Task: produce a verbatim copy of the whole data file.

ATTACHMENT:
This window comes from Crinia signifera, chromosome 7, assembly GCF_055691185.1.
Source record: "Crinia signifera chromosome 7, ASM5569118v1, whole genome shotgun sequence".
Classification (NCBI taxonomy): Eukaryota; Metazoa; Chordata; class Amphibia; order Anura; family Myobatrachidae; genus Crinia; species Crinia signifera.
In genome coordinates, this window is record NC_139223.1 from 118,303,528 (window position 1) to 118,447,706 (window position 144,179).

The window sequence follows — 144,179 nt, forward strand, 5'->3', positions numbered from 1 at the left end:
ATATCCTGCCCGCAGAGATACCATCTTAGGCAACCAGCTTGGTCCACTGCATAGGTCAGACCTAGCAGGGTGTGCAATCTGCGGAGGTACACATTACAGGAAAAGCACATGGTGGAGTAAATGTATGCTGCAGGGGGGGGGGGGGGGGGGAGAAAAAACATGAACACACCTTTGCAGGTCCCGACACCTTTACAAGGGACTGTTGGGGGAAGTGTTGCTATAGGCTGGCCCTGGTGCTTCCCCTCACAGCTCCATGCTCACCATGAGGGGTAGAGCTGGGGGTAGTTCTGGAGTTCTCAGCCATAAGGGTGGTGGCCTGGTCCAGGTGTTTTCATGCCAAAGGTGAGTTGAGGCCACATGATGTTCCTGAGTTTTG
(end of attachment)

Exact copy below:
This window comes from Crinia signifera, chromosome 7, assembly GCF_055691185.1.
Source record: "Crinia signifera chromosome 7, ASM5569118v1, whole genome shotgun sequence".
Classification (NCBI taxonomy): Eukaryota; Metazoa; Chordata; class Amphibia; order Anura; family Myobatrachidae; genus Crinia; species Crinia signifera.
In genome coordinates, this window is record NC_139223.1 from 118,303,528 (window position 1) to 118,447,706 (window position 144,179).

The window sequence follows — 144,179 nt, forward strand, 5'->3', positions numbered from 1 at the left end:
ATATCCTGCCCGCAGAGATACCATCTTAGGCAACCAGCTTGGTCCACTGCATAGGTCAGACCTAGCAGGGTGTGCAATCTGCGGAGGTACACATTACAGGAAAAGCACATGGTGGAGTAAATGTATGCTGCAGGGGGGGGGGGGGGGGGGAGAAAAAACATGAACACACCTTTGCAGGTCCCGACACCTTTACAAGGGACTGTTGGGGGAAGTGTTGCTATAGGCTGGCCCTGGTGCTTCCCCTCACAGCTCCATGCTCACCATGAGGGGTAGAGCTGGGGGTAGTTCTGGAGTTCTCAGCCATAAGGGTGGTGGCCTGGTCCAGGTGTTTTCATGCCAAAGGTGAGTTGAGGCCACATGATGTTCCTGAGTTTTG